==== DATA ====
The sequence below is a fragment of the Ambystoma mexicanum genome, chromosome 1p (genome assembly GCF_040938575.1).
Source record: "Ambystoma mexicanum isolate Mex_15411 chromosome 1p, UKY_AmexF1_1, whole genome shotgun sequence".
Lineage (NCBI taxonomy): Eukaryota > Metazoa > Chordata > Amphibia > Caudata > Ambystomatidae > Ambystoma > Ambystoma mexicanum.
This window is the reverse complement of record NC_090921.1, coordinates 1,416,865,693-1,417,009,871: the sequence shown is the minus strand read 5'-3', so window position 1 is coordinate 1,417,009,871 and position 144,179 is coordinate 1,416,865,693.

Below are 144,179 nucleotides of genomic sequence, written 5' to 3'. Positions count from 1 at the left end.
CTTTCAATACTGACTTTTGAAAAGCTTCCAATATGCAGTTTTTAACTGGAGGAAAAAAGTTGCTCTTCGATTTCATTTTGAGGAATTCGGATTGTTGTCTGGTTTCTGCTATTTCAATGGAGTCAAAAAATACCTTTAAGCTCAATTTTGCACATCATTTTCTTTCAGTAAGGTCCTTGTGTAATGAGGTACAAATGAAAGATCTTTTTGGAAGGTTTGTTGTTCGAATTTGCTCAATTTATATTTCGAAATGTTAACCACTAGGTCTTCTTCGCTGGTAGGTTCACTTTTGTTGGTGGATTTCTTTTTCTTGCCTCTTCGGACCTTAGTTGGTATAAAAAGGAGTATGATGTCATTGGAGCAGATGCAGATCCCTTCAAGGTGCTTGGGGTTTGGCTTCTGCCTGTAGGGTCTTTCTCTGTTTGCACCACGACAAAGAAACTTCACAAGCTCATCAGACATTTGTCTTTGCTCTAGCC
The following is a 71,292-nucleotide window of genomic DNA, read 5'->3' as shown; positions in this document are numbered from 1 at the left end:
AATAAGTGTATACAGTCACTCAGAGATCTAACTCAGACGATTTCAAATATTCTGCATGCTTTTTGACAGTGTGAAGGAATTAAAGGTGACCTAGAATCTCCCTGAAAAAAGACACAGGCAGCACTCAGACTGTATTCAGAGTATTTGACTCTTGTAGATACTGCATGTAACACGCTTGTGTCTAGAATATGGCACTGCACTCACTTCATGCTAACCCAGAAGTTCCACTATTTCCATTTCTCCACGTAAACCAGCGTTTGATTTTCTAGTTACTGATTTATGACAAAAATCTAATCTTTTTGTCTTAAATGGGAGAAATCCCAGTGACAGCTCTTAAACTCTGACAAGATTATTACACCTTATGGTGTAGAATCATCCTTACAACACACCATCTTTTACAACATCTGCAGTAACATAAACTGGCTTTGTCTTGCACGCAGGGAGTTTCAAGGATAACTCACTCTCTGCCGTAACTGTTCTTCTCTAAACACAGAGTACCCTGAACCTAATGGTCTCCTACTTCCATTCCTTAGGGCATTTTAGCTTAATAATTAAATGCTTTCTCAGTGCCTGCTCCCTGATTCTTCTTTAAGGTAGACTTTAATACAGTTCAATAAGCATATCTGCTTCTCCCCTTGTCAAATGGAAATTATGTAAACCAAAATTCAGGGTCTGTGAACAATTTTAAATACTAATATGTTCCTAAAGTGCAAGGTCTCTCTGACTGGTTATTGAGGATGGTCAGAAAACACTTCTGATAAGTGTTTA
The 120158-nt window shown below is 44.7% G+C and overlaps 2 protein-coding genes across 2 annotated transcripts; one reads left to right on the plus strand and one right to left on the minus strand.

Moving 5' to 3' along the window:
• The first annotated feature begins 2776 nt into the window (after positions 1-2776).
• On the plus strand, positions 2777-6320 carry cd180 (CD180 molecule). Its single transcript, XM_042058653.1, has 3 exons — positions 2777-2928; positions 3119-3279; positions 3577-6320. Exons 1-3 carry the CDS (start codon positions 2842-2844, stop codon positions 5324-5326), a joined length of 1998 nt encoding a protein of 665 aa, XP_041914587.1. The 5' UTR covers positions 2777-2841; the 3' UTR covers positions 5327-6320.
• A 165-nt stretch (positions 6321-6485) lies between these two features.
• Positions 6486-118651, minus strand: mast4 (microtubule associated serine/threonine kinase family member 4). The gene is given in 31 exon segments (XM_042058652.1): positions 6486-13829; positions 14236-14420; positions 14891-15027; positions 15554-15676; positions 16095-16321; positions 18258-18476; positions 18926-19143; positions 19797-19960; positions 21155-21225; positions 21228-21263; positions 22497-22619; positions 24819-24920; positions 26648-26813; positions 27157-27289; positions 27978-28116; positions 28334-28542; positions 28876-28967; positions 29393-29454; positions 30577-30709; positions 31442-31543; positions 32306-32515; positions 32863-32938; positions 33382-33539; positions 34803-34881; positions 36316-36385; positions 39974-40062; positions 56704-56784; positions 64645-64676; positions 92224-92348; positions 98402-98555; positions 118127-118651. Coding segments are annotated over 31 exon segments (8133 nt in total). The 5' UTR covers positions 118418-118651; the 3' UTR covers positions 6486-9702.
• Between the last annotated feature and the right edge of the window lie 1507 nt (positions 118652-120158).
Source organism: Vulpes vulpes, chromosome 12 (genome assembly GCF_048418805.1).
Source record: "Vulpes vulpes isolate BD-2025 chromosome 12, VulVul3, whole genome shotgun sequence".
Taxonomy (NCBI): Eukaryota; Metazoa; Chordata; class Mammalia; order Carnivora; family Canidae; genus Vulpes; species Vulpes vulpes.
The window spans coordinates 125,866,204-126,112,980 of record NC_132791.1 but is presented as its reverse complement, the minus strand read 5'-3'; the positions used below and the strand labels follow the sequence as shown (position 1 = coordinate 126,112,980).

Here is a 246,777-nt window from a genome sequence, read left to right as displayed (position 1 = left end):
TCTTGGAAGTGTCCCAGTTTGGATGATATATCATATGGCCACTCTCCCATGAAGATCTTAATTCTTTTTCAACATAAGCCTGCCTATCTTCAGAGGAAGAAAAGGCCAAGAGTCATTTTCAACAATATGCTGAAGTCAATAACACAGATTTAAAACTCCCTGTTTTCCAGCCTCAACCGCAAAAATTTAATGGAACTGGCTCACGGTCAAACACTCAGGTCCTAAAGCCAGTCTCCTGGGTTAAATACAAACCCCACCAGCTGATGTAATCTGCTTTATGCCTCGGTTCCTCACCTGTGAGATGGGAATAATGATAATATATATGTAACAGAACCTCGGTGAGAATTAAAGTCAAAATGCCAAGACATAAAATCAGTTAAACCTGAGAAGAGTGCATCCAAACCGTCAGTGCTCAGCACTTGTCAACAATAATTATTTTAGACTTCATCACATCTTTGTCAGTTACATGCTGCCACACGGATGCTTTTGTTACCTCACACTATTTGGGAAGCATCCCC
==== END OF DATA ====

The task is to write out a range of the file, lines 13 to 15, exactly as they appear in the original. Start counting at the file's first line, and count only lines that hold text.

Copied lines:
• A 165-nt stretch (positions 6321-6485) lies between these two features.
• Positions 6486-118651, minus strand: mast4 (microtubule associated serine/threonine kinase family member 4). The gene is given in 31 exon segments (XM_042058652.1): positions 6486-13829; positions 14236-14420; positions 14891-15027; positions 15554-15676; positions 16095-16321; positions 18258-18476; positions 18926-19143; positions 19797-19960; positions 21155-21225; positions 21228-21263; positions 22497-22619; positions 24819-24920; positions 26648-26813; positions 27157-27289; positions 27978-28116; positions 28334-28542; positions 28876-28967; positions 29393-29454; positions 30577-30709; positions 31442-31543; positions 32306-32515; positions 32863-32938; positions 33382-33539; positions 34803-34881; positions 36316-36385; positions 39974-40062; positions 56704-56784; positions 64645-64676; positions 92224-92348; positions 98402-98555; positions 118127-118651. Coding segments are annotated over 31 exon segments (8133 nt in total). The 5' UTR covers positions 118418-118651; the 3' UTR covers positions 6486-9702.
• Between the last annotated feature and the right edge of the window lie 1507 nt (positions 118652-120158).